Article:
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Like said before go to a spring shop. Go out of your way to find one that specializes in truck springs. Mine was not overweight but the springs were worn out. They customized the springs for my truck. It has 2 more leafs on one side in the rear. I thought the load is balanced between sides but I guess not. I also changed the coil springs in the front to heavy duty. I wished I went with extra heavy duty.

I have weighed my truck a few times to make sure I'm not overloading it. The last time I was about 10K and the GVWR is 12K. So I know I'm still good to put extra equipment, material, and a generator from time to time.

I also put a good set of Monroe truck shocks around. It rides like a Cadillac. Stay away from air shocks. Shocks are not ment to support the weight of a vehicle (not to be confused with struts on cars). They are only to dappen bouncing. With coilover or air shocks you are tring to hold the vehicle up by the shock mounts. That's how you break parts.

Have someone make sure everything is tight on the steering, suspension, & bearings.

I try to get tires with the highest weight rating but am limited to whats available and cost. Make sure you comepare weight rating when tire shopping. The 1st one the tire guy offers may not be the best choice. Ask if they have heavier tires. More plies and heavier weight rating means the sidewalls stay straight not bowed way out under a load. More plys in a tire means it can handle small cuts and punctures without blowing out.

Get an alignment. Have the alignment done with any new parts you need installed. Changing most anything can throw off the alignment. Have the truck loaded like normal with a 1/2 tank of fuel. Weight in the truck affects ride height. Ride height affects alignment. A low ride height will pull the camber in (top of the tires).

Keep in mind trucks have weight ratings for a reason. It is not just how much the spring can hold. Heavier trucks have stronger breaks, rear ends, bearings, sway bar, frame, more lug nuts, rims that hold heavier tires, better engines, stronger tranies, more cooling, etc. An overloaded truck is unsafe.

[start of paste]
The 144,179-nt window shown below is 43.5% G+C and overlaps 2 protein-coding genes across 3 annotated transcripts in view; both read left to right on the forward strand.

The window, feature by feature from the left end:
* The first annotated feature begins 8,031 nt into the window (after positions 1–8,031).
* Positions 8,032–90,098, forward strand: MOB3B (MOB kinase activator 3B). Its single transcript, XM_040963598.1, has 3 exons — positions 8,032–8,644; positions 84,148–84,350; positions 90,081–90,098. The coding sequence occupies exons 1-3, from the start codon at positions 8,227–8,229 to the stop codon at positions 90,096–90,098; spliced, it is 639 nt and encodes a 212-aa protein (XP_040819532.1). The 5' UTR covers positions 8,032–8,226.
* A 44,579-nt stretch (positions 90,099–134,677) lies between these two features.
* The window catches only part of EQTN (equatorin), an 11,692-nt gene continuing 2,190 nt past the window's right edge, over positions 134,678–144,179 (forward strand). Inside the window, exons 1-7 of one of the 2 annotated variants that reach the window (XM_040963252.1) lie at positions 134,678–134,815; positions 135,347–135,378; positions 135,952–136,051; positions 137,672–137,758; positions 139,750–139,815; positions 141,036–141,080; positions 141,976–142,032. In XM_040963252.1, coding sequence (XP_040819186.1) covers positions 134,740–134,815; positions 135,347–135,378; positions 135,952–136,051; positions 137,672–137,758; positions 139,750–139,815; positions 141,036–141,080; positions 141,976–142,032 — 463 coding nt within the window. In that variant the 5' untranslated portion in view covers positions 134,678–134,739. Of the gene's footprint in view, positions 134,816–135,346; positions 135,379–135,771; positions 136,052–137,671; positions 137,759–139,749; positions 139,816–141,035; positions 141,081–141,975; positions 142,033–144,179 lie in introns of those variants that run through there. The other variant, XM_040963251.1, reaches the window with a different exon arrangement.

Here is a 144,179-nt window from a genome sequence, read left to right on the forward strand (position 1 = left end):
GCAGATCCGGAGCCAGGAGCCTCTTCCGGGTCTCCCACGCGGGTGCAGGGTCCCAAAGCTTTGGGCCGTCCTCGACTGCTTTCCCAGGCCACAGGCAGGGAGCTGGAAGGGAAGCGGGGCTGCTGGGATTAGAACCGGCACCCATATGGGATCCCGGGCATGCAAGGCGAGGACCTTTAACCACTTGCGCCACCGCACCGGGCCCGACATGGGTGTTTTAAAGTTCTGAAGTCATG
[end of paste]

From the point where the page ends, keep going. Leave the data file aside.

3/4 Ton (GM 20, 2500, or ford 250) should be the minimum for a loaded electrical truck. I never seen a 1/2 tom truck work out well. I would recomend a 1 Ton unless you don't plan on hauling much.


Active 1 #173748 01/17/08 06:34 PM
Joined: Jul 2007
Posts: 265
W
Member
springs are the way to go, shocks are not meant to hold the vehicle up. Helpers are alright, but if you can afford it have 1 or 2 leaves added to the springs on the truck it is a much better answer. if you havent already bought the van look for one with heavy duty suspension, chevy HD, ford super duty etc. Most of the time these trucks have bigger brakes, auto trans coolers, engine oil coolers, power steering oil coolers, and trailering packages already on them. I have a Chevy 2500HD with 6.0L gas engine, it will pass every thing but a filling station, gets about 10 mpg with an 18 foot trailer carrying a 6000lb generator, but has no trouble going up hill, down hill, or anywhere else. I guess its like a mule if you want it to work you got to feed it. I will buy another one like it when the time comes.


Jimmy

Life is tough, Life is tougher when you are stupid
Joined: Jan 2008
Posts: 22
S
Member
GOOGLE TIMBRENS. Timbrens are the way to go i have them on mine works better then any spring/shock combination you can come up with.


Virginia Journeyman Eletrician
NFPA-70E Trained
CFC Universal Certified